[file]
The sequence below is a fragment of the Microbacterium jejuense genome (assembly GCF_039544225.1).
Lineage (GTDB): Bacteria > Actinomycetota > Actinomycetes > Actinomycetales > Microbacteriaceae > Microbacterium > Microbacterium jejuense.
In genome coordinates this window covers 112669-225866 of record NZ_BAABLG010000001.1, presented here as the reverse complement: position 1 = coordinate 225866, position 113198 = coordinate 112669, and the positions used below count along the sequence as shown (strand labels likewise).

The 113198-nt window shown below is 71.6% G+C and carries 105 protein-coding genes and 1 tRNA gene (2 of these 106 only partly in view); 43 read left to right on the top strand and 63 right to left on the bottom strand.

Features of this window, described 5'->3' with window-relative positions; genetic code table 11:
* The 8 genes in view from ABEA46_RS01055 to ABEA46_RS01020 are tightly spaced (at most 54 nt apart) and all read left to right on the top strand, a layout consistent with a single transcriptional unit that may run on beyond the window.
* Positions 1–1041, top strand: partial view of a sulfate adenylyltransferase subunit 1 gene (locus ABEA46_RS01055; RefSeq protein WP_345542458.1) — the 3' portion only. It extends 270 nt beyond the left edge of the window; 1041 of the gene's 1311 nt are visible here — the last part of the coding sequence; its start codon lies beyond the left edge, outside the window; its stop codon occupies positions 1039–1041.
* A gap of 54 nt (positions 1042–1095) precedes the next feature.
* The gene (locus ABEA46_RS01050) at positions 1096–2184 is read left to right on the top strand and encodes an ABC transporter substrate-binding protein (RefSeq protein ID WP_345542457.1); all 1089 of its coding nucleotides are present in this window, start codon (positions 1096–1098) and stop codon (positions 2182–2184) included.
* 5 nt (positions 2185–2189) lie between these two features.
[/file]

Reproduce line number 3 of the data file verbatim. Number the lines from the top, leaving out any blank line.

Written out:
In genome coordinates this window covers 112669-225866 of record NZ_BAABLG010000001.1, presented here as the reverse complement: position 1 = coordinate 225866, position 113198 = coordinate 112669, and the positions used below count along the sequence as shown (strand labels likewise).